Paper No. 49-3
Presentation Time: 8:00 AM-12:00 PM
TEXTURE AND COMPOSITION OF OLIVINE AND PLAGIOCLASE CRYSTALS FROM THE 2011 ERUPTION OF AXIAL SEAMOUNT: IMPLICATIONS FOR MAGMATIC PROCESSES AT A MID-OCEAN RIDGE VOLCANO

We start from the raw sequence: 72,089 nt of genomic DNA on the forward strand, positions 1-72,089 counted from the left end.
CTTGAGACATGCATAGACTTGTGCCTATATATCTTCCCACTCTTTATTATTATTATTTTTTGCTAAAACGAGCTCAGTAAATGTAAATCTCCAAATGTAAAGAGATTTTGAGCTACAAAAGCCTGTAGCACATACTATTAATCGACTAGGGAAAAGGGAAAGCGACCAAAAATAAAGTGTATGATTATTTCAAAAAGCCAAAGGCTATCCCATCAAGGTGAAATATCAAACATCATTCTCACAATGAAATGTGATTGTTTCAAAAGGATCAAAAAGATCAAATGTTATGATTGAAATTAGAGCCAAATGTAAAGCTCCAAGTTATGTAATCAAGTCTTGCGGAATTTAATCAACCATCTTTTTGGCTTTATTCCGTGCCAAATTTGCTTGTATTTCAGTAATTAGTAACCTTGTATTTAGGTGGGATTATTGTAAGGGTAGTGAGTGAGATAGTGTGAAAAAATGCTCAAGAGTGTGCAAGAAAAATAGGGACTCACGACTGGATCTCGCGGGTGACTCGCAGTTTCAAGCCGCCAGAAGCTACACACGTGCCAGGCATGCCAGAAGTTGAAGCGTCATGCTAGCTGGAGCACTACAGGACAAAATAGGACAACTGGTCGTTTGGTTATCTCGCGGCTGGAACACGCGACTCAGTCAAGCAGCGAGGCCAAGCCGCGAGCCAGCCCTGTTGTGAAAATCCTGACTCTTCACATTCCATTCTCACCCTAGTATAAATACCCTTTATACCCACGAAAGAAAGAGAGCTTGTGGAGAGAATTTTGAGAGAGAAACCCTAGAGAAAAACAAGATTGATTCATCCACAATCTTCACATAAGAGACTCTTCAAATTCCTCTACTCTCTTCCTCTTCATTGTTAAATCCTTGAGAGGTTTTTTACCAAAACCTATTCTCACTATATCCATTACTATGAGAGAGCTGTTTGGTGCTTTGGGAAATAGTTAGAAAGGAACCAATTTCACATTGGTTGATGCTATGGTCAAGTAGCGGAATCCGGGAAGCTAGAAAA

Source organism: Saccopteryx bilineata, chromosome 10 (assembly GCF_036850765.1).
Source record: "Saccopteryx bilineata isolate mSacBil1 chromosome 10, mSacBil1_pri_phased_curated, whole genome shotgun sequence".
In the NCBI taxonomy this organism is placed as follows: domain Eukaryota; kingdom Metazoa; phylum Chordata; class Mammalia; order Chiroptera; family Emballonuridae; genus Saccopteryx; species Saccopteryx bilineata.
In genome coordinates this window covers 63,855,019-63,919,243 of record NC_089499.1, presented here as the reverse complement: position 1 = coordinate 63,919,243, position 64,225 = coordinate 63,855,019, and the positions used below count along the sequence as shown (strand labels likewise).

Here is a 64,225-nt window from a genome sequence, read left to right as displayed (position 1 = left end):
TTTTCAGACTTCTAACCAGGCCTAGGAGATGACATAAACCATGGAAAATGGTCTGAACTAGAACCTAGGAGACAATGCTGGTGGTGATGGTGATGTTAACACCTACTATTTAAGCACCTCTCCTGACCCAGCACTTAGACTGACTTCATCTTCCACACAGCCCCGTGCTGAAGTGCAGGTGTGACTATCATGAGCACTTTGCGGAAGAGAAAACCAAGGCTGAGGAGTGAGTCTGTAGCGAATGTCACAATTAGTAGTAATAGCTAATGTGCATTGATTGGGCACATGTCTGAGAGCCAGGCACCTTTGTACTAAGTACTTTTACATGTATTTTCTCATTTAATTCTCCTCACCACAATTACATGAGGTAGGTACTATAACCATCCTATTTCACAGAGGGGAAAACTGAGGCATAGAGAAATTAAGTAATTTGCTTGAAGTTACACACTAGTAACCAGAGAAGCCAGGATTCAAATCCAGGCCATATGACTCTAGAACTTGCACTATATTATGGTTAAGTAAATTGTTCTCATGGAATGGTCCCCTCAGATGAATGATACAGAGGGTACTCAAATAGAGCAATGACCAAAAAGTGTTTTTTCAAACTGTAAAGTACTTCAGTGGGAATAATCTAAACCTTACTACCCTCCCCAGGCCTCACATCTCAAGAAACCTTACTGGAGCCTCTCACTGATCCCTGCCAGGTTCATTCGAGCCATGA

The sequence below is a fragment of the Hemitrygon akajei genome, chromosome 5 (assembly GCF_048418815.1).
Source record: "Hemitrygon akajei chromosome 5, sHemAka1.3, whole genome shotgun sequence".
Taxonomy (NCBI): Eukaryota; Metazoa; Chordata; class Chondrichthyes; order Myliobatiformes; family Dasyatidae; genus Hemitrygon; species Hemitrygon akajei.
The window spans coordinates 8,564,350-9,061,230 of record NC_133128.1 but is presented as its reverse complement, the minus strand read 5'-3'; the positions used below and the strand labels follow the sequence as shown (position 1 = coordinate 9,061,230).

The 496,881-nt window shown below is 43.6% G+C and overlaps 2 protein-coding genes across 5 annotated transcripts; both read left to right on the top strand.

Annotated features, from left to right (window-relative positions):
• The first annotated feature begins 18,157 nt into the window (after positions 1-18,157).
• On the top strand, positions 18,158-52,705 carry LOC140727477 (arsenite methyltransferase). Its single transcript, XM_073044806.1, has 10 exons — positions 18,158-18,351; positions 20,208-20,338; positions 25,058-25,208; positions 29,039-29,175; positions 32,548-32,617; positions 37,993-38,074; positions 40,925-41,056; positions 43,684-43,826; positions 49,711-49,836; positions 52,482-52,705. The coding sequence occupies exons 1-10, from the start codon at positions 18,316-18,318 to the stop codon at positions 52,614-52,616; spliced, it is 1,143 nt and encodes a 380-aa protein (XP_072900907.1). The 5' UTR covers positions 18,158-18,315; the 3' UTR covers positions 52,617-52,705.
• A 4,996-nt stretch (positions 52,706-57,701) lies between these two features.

Axial Seamount is an active submarine volcano located at the intersection between the Juan de Fuca spreading center and the Cobb hotspot in the northeast Pacific, roughly 490 km off the coast of Oregon. Since the 1998 eruption, Axial volcano has been closely observed using state of the art ocean bottom pressure and tilt sensors and seismic hydrophones to monitor seafloor deformation and seismic activity associated with pre-eruptive magmatic dynamics. On 6 April 2011 Axial erupted along the southern rift zone just west of the international district. The eruption emplaced a volume of 99 x 106 m3 of lava consisting of both high-eruptive-rate sheet and lobate flows and low-eruptive-rate pillow mounds, determined by bathymetric remapping and Remotely Operated Vehicle (ROV) observation. Pillow lava samples were collected from the 2011 eruption site from 2 locations roughly 290 meters from each other using the ROV Jason during an expedition affiliated with the Woods Hole Oceanographic Institution and the University of Washington in July 2017. In this study, we examine the textures and chemistry of olivine and plagioclase crystals from the pillow basalts using backscattered electron images, X-ray mapping and point analyses in energy dispersive spectroscopy mode on an electron probe microanalyzer (EPMA). Initial results show that the five investigated olivine crystals are completely homogeneous in major and trace element composition and do not display zoning, indicating a very simple equilibrium growth history for these olivines. The information stored in crystals forms an archive for magmatic processes prior to eruption providing important constraints for a better understanding of Axial’s magmatic system.